PROBLEM LINKS
DIFFICULTY
HARD
PREREQUISITES
Simple Math, Dynamic Programming, Shortest Path Problem
PROBLEM
You are given N types of coins. The i^{th} type of coin has the value V_{i} and the color C_{i}. You have an infinite number of each type of coin. You have to answer several queries of the following type
 Among all the ways of choosing coins whose values sum up to exactly S
 How would you choose coins such that the number of distinct colors among the chosen coins is maximum
You just have to report the number of distinct colors in such a selection.
QUICK EXPLANATION
Let us look at a much easier problem and work out a solution. The solution to that problem would give several insights into how to solve this problem.
Ignore the requirement to optimize the number of colors used.
Now, the problem reduces to finding whether it is possible to choose coins whose values sum up to exactly S, or not. This can be done through use of some clever math, as below
 Let V = { V_{1}, V_{2} …, V_{n} } be the values of the n coins.
 Without loss of generality, we can assume that V_{1} is the smallest value in V.
Now, consider a table
 DP( 0 … V_{1}1 )

DP(i) = smallest sum that can be built from values V  { V_{1} } such that
 DP(i) % V_{1} = i
The benefit of such a table is that to test a target value S, we can
 Given d = DP(S % V_{1})

if S < d
 the smallest value that could be constructed from all other values is larger than the given value
 hence, S cannot be constructed

if S = d
 S can be constructed using all the other values

if S > d
 S can be constructed using all the other values
 plus, V_{1} as well (to meet the remaining deficit)
Note that such a selection only tests for possibility, but not optimality.
The quesiton arises, how do you construct the table DP?
EXPLANATION
Let us iterate over all the values v in V  { V_{1} }
For each x, which is a residue modulo V_{1}, we can update DP(x + v) by DP(x) + v, if it is smaller. This looks eerily similar to the Shortest Path problem.
 We can think of the residues as graph vertices
 and V  { V_{1} } * V_{1} edges, that depict using a value v to jump from x to x+v.
Since we need the shortest distances to all vertices from 0, one way we can do this is by using Dijkstra’s shortest path algorithm. But, we will look at the Bellman Ford shortest path algorithm.
Let M = V_{1} repeat M times for all v in V  { M } for x = 0 to M1 relax( DP( (x+v) % M ), DP(x) + v )
But this is very inefficient! That is because, we assume no guarantees of the order in which we are encountering edges. If we could access all the edges in simple paths / cycles, we would have been able to trigger the relaxations from the right vertices and along the paths.
For this problem we are going to essentially do what the Bellman Ford algorithm does in the manner of relaxing over the edges, but we will do this in a very optimal order of edge selections; due to which, we are able to accomplish the same result the naive algorithm would in much lower complexity.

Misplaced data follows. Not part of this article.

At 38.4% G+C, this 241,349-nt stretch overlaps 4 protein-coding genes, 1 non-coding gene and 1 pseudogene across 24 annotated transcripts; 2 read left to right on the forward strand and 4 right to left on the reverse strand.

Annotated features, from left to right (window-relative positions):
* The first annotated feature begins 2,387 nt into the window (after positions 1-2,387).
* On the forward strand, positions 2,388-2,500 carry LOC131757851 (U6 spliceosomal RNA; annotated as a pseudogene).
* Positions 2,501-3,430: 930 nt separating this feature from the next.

Let us look at the interesting trick to target the best complexity class for our solution. We know that we need to call
 relax( DP( (x+v) % V_{1} ), DP(x) + v )
for all x between 0 and V_{1}1 and for all v in V  { M }
Firstly, we can consider all the edges for each v separately and never consider it again. This is due to the property of this graph that
 if there is a path from 0 to x { v_{1}, v_{2} …, v_{k} }
 then there is also a path from 0 to k { v_{P(1)}, v_{P(2)} …, v_{P(k)} }
 where P is a permutation of { 1, 2, …, k }.
Thus, we consider v in some order and process all edges for each v in bulk.
There is an interesting property in the relaxations we want to perform for some v. The edges are arranged in several disjoint cycles. In this case, we can consider each cycle independently and start with the vertex that has the shortest distance till now. From this vertex, we update the distances to all the vertices, onwards in the cycle. This way, we never have to visit those edges again!
Let us elaborate
 From some x, we have to consider the edges
 (x+v, x)
 from x+v, we have to consider the edge
 (x+2v, x+v)
 from x+2v, we have to consider the edge
 (x+3v, x+v)
 and so on till we get (x+Mv, x)
From elementary number theory we know that (x + kv) % M goes through as many as M / gcd(M,v) residues. Thus, we can establish that we need to consider only those gcd(M,v) cycles that contain the first gcd(M,v) items respectively. Thus,
Let h = gcd(M,v) for i = 0 to h1 Let S = {} for j = 0 to M/h S union ( (i + v*j) % M, (i + v*(j+1)) % M ) /* notation: ( tail, head ) */ Find the vertex y with shortest distance from 0 from the set of vertices in the cycle S consider edges e in cycle S, starting from vertex y relax( DP(e.head), DP(e.tail) + v )
The above step is of complexity O(M). Thus the algorithm is of the complexity O(M*N).
Accounting for colors
First, realize that no matter what range for C, we only ever worry about N unique colors. Now, we can maintain N DP arrays similar to how we describe above.
 DP(k,i) = the smallest value x, such that x % V_{1} = i and the maximal number of colors used in the representation of x is k.
We can relax DP( k+1, (i+v)%M ) with DP(k,i) when using v, which is of a new color. To take care of not undercounting the colors we can construct the new DP in decreasing order of k.
for k = maxK1 to 0 for each v in V for x = 0 to M1 relax( DP(k+1, (x+v)%M ), DP(k,x) + v ) call procedure described previously to relax all the values within the same k using V
Now the answer for a query S is the largest K such that DP(K, S % M) ≤ S.
The overall complexity of this approach is O(N*N*M + Q*N).
SETTER’S SOLUTION
Can be found here.
TESTER’S SOLUTION
Can be found here.